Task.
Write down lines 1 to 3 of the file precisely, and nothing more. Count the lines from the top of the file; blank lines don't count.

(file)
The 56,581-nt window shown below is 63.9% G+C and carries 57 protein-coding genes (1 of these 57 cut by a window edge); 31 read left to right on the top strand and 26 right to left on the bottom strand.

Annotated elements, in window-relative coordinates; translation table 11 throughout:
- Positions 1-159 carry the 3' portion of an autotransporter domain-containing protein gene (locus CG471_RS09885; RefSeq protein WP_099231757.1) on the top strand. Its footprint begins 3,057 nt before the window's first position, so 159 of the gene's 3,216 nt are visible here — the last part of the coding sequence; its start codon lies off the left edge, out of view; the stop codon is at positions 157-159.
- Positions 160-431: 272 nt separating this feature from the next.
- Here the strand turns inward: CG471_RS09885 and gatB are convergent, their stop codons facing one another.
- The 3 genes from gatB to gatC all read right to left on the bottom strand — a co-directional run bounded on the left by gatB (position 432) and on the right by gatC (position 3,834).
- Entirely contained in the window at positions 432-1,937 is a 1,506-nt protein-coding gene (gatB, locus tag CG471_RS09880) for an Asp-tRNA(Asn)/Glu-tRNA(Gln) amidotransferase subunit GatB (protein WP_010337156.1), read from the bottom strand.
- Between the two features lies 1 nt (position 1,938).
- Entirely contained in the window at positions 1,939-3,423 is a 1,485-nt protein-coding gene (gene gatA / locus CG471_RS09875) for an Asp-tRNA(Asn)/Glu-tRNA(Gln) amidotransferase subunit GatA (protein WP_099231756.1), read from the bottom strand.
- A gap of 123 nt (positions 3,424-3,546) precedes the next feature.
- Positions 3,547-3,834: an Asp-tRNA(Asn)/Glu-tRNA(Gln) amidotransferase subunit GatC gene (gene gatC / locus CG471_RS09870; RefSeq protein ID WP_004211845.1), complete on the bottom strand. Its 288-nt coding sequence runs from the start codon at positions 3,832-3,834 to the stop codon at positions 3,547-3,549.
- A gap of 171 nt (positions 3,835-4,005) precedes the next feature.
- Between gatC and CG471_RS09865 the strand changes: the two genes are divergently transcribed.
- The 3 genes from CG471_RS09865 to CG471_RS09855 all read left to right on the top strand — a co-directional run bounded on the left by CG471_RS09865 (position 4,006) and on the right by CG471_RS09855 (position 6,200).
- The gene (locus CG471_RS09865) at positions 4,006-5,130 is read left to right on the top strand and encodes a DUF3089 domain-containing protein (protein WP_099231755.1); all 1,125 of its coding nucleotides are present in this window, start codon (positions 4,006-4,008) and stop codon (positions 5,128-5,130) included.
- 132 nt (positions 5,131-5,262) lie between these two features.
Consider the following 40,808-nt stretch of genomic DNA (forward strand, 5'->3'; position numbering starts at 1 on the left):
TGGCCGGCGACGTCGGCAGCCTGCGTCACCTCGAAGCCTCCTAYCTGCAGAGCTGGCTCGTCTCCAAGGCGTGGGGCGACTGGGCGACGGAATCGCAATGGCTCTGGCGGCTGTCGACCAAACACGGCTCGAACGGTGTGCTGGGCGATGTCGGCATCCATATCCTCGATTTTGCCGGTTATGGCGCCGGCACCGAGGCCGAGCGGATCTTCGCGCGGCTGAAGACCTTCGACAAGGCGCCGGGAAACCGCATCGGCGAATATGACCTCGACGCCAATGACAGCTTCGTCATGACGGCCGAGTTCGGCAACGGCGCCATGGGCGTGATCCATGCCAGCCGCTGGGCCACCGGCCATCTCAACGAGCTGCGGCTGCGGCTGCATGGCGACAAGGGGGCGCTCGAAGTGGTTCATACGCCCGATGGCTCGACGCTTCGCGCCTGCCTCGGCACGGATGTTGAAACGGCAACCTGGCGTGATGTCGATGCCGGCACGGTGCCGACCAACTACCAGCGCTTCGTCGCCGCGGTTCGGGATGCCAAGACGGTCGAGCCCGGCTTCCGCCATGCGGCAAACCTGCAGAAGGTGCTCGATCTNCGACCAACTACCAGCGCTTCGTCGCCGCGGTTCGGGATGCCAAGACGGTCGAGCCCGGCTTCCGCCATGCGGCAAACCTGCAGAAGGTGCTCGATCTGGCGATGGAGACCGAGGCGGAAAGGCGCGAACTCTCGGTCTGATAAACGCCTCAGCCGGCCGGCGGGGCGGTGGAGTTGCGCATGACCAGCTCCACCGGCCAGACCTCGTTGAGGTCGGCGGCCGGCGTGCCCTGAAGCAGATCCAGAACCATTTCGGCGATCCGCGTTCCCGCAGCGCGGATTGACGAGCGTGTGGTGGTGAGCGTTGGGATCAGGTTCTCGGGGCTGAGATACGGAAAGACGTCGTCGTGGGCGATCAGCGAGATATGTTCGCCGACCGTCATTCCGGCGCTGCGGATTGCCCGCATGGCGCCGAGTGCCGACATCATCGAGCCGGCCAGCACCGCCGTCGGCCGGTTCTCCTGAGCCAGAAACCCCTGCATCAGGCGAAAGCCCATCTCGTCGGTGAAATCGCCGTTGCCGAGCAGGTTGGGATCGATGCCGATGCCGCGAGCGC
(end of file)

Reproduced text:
The 56,581-nt window shown below is 63.9% G+C and carries 57 protein-coding genes (1 of these 57 cut by a window edge); 31 read left to right on the top strand and 26 right to left on the bottom strand.

Annotated elements, in window-relative coordinates; translation table 11 throughout:
- Positions 1-159 carry the 3' portion of an autotransporter domain-containing protein gene (locus CG471_RS09885; RefSeq protein WP_099231757.1) on the top strand. Its footprint begins 3,057 nt before the window's first position, so 159 of the gene's 3,216 nt are visible here — the last part of the coding sequence; its start codon lies off the left edge, out of view; the stop codon is at positions 157-159.